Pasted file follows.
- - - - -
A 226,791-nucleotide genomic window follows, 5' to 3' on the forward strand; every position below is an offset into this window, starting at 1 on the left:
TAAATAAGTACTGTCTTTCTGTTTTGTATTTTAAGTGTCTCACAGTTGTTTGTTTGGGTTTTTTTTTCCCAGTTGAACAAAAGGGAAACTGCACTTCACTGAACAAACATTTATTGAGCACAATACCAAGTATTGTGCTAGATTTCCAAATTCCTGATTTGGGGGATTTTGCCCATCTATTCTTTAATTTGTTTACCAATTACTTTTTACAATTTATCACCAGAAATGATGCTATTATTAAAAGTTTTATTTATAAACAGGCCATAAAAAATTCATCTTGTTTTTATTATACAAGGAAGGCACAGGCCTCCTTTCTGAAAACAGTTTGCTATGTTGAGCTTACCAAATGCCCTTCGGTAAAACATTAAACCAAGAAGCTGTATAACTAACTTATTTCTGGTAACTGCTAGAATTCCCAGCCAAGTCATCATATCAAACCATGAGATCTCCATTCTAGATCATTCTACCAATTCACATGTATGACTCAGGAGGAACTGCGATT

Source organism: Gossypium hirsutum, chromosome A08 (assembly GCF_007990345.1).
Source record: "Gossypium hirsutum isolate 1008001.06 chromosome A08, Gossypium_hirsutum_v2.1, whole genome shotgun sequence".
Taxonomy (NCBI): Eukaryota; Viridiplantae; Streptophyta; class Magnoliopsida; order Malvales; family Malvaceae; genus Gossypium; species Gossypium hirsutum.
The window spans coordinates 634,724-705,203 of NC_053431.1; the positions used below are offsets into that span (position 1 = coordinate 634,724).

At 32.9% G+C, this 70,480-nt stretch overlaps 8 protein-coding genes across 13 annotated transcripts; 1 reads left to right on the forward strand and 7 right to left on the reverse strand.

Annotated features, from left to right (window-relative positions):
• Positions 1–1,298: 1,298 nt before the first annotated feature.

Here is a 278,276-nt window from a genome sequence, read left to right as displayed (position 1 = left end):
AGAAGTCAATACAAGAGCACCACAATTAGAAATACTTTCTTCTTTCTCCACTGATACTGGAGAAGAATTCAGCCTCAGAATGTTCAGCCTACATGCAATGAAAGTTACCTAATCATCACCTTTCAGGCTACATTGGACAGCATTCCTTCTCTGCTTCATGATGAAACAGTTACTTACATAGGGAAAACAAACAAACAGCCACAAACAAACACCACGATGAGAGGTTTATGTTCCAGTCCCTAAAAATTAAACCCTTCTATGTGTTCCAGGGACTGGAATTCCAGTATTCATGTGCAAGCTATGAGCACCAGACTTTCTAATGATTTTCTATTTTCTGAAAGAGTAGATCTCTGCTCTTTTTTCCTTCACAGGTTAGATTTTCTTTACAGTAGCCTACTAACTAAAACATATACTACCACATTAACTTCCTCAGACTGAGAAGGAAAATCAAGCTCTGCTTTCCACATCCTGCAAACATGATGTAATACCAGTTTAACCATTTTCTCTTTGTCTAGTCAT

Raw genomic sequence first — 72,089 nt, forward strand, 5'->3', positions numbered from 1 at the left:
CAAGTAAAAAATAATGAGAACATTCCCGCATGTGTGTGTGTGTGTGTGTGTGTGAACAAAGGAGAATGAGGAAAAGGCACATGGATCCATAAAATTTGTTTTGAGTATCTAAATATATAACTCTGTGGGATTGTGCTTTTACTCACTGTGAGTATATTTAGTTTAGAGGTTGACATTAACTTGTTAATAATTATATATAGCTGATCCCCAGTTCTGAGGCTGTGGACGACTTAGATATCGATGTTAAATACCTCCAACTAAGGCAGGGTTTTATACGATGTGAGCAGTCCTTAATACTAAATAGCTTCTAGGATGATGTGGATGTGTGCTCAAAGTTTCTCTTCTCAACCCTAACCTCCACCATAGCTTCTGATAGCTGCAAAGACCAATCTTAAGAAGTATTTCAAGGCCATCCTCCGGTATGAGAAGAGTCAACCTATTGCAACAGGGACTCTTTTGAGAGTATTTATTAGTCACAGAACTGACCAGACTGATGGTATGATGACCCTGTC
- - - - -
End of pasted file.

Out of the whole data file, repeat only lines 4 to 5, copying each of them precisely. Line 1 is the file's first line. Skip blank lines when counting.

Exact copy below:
Source record: "Gossypium hirsutum isolate 1008001.06 chromosome A08, Gossypium_hirsutum_v2.1, whole genome shotgun sequence".
Taxonomy (NCBI): Eukaryota; Viridiplantae; Streptophyta; class Magnoliopsida; order Malvales; family Malvaceae; genus Gossypium; species Gossypium hirsutum.